Skip to comments.The First Crusade, the true story
Posted on 02/27/2012 12:07:26 AM PST by DeaconBenjamin
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If I remember my history correctly,in June 1099 Crusaders began a five-week siege of Jerusalem, which fell in July 1099.
The preaching of the First Crusade inspired an outbreak of anti-Jewish violence. In parts of France and Germany, Jews were perceived as just as much an enemy as Muslims: they were held responsible for the crucifixion,
People have to be careful with allusions to the Crusades since many of the crusaders had more worldly motives for going east rather than simply defending the faith. And they were tough, brutal men in their own right.
You are very correct!
My brother has visited many Crusader sites in the Middle East. I have helped him in getting the necessary visas for countries.
Why did they pick the middle of summer for the siege is beyond me.
Sure, many Crusaders having broken through after a long siege, lost control and dishonored their oaths. But that doesn’t take away from the fact that there still many Crusaders who took the long, dangerous journey with honorable motives.
Sir Raymond of Toulouse, after capturing Jerusalem, was asked if he wished to be crowned the ruler of Jerusalem. He turned it down, saying, “I refused to wear a crown of gold in the city where my Savior wore a crown of thorns.”
None of this is new.
Would it be possible to imagine Jesus Christ leading the Crusades, or calling forth a Crusdade on his behalf?
“.....calling forth a Crusdade on his behalf?”
He did by using the voice of a Pope. n/s
No Eastern Christians were massacred
Contrary to what is sometimes alleged, no eyewitness source refers to Crusaders killing Eastern Christians in Jerusalem, and early Eastern Christian sources (Matthew of Edessa, Anna Comnena, Michael the Syrian, etc.) make no such allegation about the Crusaders in Jerusalem. According to the Syriac Chronicle, all the Christians had already been expelled from Jerusalem before the Crusaders arrived. Presumably this would have been done by the Fatimid governor to prevent their possible collusion with the Crusaders.
The Gesta Francorum claims that on Wednesday August 9, two and a half weeks after the siege, Peter the Hermit encouraged all the "Greek and Latin priests and clerics" to make a thanksgiving procession to the Church of the Holy Sepulchre. This indicates that some Eastern Christian clergy remained in or near Jerusalem during the siege. In November 1100, when Fulcher of Chartres personally accompanied Baldwin on a visit to Jerusalem, they were greeted by both Greek and Syrian clerics and laity (Book II, 3), indicating an Eastern Christian presence in the city a year later.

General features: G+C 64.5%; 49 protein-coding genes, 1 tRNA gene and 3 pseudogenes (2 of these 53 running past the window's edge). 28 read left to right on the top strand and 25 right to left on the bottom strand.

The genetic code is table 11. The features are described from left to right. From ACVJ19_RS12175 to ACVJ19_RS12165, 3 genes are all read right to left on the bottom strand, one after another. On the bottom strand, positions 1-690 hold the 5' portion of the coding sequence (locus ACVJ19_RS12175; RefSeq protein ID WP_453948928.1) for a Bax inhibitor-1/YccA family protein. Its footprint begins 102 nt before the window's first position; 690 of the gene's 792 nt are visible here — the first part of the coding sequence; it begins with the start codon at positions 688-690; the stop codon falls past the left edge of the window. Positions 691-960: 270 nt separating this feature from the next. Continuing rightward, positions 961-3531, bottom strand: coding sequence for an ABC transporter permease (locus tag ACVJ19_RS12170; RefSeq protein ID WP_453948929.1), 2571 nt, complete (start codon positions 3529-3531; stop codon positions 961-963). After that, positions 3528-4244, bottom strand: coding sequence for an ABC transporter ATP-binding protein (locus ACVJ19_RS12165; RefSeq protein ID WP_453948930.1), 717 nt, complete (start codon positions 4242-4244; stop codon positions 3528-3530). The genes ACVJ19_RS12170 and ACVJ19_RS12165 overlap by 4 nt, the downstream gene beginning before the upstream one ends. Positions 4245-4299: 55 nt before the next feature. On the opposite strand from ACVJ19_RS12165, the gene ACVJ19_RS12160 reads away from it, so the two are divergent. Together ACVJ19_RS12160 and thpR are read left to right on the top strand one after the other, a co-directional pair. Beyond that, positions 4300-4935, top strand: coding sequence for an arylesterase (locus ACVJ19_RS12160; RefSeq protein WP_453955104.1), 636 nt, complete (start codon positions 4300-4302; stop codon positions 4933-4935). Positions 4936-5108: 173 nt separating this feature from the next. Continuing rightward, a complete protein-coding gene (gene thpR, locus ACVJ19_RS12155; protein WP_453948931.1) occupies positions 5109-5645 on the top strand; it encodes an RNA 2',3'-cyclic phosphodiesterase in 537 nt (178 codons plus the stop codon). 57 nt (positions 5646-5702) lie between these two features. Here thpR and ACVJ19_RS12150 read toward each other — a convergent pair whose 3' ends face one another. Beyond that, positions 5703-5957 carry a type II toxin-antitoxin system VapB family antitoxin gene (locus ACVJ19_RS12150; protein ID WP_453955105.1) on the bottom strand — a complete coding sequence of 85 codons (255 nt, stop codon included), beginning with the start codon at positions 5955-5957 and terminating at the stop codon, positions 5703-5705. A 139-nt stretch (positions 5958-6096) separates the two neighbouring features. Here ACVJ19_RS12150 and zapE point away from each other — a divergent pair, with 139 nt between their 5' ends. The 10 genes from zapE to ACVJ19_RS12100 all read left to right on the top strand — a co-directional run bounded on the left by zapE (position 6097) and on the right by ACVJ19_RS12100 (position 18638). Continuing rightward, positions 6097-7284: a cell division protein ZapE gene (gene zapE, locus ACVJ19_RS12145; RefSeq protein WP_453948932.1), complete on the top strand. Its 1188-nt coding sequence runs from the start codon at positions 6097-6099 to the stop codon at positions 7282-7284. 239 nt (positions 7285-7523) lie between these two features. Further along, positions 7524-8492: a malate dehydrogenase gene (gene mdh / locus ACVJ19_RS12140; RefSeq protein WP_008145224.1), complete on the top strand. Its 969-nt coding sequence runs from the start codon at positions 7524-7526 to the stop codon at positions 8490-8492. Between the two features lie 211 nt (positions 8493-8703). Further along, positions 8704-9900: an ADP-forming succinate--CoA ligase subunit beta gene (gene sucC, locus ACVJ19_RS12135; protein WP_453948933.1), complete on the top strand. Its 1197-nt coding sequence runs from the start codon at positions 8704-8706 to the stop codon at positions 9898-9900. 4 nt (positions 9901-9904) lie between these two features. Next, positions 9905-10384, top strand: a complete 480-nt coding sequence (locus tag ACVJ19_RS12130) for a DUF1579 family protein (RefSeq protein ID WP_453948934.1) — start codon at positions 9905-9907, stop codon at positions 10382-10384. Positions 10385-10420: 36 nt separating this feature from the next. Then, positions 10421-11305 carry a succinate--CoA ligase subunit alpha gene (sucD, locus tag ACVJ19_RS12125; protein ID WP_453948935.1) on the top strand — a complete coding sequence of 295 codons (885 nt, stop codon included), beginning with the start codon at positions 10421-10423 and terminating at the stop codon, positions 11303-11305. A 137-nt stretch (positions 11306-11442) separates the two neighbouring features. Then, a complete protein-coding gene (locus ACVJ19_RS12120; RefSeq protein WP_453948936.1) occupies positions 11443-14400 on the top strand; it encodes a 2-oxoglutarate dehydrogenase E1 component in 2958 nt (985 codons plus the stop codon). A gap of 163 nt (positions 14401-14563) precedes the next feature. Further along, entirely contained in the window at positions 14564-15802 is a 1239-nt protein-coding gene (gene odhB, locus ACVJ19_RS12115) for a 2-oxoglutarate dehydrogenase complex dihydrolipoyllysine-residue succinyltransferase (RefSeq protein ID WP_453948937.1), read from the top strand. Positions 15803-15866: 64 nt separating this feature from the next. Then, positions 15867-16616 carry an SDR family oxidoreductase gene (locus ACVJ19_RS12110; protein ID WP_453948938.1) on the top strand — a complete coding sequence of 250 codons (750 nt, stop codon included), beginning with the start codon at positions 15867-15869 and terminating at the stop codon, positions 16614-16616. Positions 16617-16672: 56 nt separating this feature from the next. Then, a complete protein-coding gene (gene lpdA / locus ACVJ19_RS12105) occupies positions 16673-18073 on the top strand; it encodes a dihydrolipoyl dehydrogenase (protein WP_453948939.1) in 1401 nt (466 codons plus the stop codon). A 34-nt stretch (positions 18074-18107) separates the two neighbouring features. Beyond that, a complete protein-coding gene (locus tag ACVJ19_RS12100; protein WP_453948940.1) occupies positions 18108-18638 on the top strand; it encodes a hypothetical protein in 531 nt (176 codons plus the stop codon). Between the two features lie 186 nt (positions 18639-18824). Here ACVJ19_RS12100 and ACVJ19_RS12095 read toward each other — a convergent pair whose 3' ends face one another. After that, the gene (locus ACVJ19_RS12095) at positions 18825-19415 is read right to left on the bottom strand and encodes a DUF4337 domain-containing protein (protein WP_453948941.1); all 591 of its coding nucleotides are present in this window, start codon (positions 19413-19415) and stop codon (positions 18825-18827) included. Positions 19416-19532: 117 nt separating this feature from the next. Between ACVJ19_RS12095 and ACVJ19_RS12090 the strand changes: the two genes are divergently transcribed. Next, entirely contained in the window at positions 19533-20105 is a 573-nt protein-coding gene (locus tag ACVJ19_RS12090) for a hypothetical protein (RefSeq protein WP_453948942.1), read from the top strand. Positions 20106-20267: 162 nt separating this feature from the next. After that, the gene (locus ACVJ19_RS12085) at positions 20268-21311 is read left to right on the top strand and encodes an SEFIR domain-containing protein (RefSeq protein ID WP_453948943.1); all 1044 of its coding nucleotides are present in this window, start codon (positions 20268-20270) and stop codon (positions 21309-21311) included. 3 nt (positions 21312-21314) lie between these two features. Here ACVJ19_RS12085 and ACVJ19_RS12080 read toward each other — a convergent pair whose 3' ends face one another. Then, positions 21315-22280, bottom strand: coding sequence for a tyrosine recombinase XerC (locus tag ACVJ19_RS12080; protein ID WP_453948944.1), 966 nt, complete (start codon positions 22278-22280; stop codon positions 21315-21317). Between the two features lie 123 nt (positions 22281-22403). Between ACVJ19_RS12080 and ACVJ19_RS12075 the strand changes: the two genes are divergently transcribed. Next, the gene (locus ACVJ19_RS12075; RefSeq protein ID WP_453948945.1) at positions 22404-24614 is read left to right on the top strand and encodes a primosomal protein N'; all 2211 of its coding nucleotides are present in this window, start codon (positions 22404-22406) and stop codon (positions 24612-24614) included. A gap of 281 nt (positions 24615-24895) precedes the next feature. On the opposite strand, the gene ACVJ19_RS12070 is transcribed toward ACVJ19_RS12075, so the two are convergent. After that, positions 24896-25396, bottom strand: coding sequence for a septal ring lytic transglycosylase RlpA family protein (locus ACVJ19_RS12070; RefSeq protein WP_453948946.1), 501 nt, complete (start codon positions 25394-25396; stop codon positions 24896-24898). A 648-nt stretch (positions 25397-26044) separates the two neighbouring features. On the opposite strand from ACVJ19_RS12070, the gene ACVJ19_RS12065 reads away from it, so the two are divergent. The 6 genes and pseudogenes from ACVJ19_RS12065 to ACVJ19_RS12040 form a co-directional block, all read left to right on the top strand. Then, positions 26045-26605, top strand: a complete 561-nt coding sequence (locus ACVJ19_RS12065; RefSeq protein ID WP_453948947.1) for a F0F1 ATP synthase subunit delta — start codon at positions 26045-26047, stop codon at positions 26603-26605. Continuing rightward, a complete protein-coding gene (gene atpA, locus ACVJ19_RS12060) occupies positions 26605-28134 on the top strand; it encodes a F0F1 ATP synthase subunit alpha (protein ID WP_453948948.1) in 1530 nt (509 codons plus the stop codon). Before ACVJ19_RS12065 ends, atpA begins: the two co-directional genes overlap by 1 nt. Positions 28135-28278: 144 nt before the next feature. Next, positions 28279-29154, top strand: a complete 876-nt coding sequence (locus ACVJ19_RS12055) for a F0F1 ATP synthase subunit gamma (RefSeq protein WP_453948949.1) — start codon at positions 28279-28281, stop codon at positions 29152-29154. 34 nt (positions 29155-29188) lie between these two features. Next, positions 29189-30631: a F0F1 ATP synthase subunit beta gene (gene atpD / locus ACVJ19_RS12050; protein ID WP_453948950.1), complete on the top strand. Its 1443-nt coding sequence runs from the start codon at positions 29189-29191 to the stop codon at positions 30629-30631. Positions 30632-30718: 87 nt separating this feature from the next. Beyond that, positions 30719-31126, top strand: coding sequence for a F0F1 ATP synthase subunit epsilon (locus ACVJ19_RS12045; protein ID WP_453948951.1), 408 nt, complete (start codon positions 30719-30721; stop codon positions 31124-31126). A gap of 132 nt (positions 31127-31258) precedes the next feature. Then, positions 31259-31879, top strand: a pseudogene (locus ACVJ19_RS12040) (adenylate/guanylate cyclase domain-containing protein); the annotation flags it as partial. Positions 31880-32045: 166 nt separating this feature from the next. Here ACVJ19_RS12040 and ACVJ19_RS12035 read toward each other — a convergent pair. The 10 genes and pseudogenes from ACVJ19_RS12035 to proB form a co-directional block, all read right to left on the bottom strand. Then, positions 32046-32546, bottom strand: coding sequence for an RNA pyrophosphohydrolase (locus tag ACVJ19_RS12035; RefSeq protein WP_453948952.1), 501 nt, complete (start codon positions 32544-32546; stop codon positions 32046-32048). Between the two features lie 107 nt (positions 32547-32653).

Current secular scholarship on the Crusades says that this legend is false. The streets did not run with blood. The “massacre” was hugely exaggerated in the chronicles.
Does that mean the victorious Crusaders were perfect little angels.
But the first rule in historical research is to evaluate sources critically. It is common for accounts of military victories to be exaggerated.
Regarding the massacres of Jews in some times in Germany. This was mob action; the bishops did their best to protect the Jews. Socio-economic issues as well as religious issues were involved.
That will be at his second coming.
It had little to do with religion and more to do with taming the Arab/Persian threat to Europe.
“Muslim invasion of nearby countries was of great concern of the Europeans.”
And now the West welcomes Muslim invasion through its insane immigration system.
Jews, of course, kept records of the locales and families murdered by the Crusades.
Just as now there is a whitewashing of the murder of Jews during the Crusades, there will be ‘serious scholars’ in the future whitewashing the Holocaust.
But the day-by-day facts can be found:
Today in Jewish History
In the early 1070s, the Muslim Turks commenced an offensive against the Christian pilgrims in Jerusalem. Pope Gregory VII offered his help to defend the Greek Christians, but the army he promised never materialized.
In 1095, his successor, Urban II, began to call for a holy war to liberate the Christians in Jerusalem. By the next year, more than 100,000 men had rallied to his call, forming the First Crusade. Urban and the local clergymen in Europe felt that the Crusade had another purpose as well—to annihilate all non-Christians in Europe who refused to convert to Christianity.
On their way to the Holy Land, the mobs of crusaders attacked many Jewish communities. On Shabbat, the 8th of Iyar, the Jews of Speyer (Rhineland-Palatinate), Germany were massacred. Many of the Jews of Worms, Germany were also massacred on this day; some of them took refuge in a local castle for a week before being slaughtered as they recited their morning prayers (see “Today in Jewish History” for Sivan 1).
Link: The First Crusade
Looks like the muzzies and the liberals have much in common.
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